Compartment Syndrome is increased pressure in a muscle compartment: Internally, your arms and legs are divided into well-defined spaces or “compartments” by a thick membrane called fascia. The fascia is very strong and non-elastic. Within these compartments are nerves, arteries, veins, capillaries, tendons and muscles. Because of facia’s inability to stretch, compartment syndrome develops when swelling occurs inside the compartment. The swelling causes an increase in pressure. Losing oxygen and nutrients, nerve and muscle cells within the compartment become disrupted and damaged. Acute compartment syndrome symptoms include: • Muscle may feel tight or full • Pain is intense • Stretching muscle creates more pain • Numbness or paralysis • Difficulty moving foot, tightness • Visible bulging of the muscle • Cramping, aching or burning sensation in affected limb, usually lower leg • Foot drop if nerves are affected (severe cases only) • Weakness of the affected limb Compartment syndrome has been mistaken for shin splints. The hallmark symptom of compartment syndrome is pain that does not go away after taking medication or after elevating the limb. The symptoms of acute compartment syndrome will usually be progressive and unrelenting. Compartment Syndrome can escalate into a systemic issue called Rhabdomyolysis (see below). 4. Rhabdomyolysis:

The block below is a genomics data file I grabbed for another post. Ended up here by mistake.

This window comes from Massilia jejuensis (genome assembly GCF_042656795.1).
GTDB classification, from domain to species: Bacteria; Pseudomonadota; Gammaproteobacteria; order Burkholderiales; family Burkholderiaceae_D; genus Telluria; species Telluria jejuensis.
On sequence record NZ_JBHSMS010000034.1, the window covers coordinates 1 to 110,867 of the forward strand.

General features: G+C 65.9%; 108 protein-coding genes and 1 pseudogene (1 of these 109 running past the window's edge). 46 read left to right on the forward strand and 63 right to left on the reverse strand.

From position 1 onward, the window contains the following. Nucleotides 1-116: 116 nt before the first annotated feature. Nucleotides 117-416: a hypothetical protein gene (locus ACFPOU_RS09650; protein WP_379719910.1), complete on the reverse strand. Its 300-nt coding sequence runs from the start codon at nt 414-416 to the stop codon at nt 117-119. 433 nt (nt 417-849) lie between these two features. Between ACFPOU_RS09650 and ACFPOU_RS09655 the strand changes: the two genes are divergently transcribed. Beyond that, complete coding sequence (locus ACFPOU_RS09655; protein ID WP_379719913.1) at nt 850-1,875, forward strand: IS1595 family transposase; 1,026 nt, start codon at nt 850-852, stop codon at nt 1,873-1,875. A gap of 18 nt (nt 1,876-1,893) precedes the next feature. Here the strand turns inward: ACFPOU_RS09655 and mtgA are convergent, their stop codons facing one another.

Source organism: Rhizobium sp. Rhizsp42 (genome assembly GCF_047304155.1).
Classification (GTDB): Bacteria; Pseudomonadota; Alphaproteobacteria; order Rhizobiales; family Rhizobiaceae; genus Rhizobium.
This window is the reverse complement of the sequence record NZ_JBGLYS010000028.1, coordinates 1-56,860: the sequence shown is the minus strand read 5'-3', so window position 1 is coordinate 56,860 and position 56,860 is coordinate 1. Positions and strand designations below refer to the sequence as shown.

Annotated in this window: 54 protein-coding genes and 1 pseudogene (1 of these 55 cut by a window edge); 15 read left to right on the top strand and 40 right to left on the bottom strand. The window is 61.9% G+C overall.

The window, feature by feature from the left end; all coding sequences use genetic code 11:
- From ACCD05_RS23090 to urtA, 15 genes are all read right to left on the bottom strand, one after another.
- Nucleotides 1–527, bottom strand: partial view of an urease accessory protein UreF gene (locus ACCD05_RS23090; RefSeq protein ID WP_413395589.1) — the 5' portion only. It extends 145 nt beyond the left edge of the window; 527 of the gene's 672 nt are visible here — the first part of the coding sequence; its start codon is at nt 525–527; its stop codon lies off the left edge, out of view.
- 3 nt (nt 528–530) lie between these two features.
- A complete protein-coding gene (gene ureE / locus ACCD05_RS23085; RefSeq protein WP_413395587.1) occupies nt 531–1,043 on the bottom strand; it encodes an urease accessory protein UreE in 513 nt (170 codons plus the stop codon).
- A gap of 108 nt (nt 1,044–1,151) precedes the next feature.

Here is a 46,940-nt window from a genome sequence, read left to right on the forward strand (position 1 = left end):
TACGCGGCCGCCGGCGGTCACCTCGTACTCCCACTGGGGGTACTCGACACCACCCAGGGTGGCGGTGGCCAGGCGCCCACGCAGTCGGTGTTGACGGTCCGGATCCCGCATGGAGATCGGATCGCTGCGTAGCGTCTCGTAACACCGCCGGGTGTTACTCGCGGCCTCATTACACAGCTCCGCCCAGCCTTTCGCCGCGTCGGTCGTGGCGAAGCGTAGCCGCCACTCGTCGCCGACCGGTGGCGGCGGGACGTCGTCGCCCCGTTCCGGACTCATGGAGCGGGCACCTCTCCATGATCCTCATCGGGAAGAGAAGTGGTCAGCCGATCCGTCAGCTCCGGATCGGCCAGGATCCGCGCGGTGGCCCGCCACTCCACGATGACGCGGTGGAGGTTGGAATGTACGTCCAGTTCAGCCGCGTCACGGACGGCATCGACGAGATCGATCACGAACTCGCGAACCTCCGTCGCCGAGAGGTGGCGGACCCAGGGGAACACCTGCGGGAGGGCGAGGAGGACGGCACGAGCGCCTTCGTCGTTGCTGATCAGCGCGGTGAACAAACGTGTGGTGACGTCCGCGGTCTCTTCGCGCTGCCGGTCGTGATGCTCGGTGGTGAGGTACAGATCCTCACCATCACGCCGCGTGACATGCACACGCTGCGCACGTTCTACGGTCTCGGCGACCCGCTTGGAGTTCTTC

Rhabdomyolysis (RAB-DOE-MY-O-LIE-SIS) is the rapid destruction of skeletal muscle resulting in leakage of the muscle protein (myoglobin) into the urine. Creatine kinase is also in muscle cells. The levels of these proteins can be measured in the blood to monitor the degree of muscle injury from rhabdomyolysis. Myoglobin can also be measured in samples of urine. Rhabdomyolysis has many causes. Some of the common ones include: • muscle trauma, • extreme physical activity, • low circulating electrolytes (phosphate, potassium, or magnesium) in the blood, • genetic muscle diseases, • medications: most notably statins used to treat high cholesterol http://www.medicinenet.com/script/main/art.asp?articlekey=320 and other medications such as Parkinson’s medication, psychiatric medications, anesthesia medications, HIV medications, and even some high blood pressure medications, • variety of viruses and some bacteria, • lack of blood perfusion to a limb, • some inflammatory disorders of the muscle Rhabdomyolysis may not present any symptoms. Usually, muscle aches and pain stiffness, and weakness occur. Patients may experience a darkening of the urine due to accumulation of proteins. This causes a strain on the kidneys, often leading to kidney failure. Rhabdomyolysis is confirmed by blood and urine testing. Blood tests include a complete blood count (CBC), a metabolic panel, muscle enzymes, and urinalysis. Muscle enzymes include creatine phosphokinase (CPK), SGOT, SGPT, and LDH. Of note, CPK is also in cardiac muscle and the brain. The laboratory is usually able to distinguish between the different sources of this enzyme.

Source: http://www.wildlandfire.com/docs/2012/safe/potential-pack-test-issues.pdf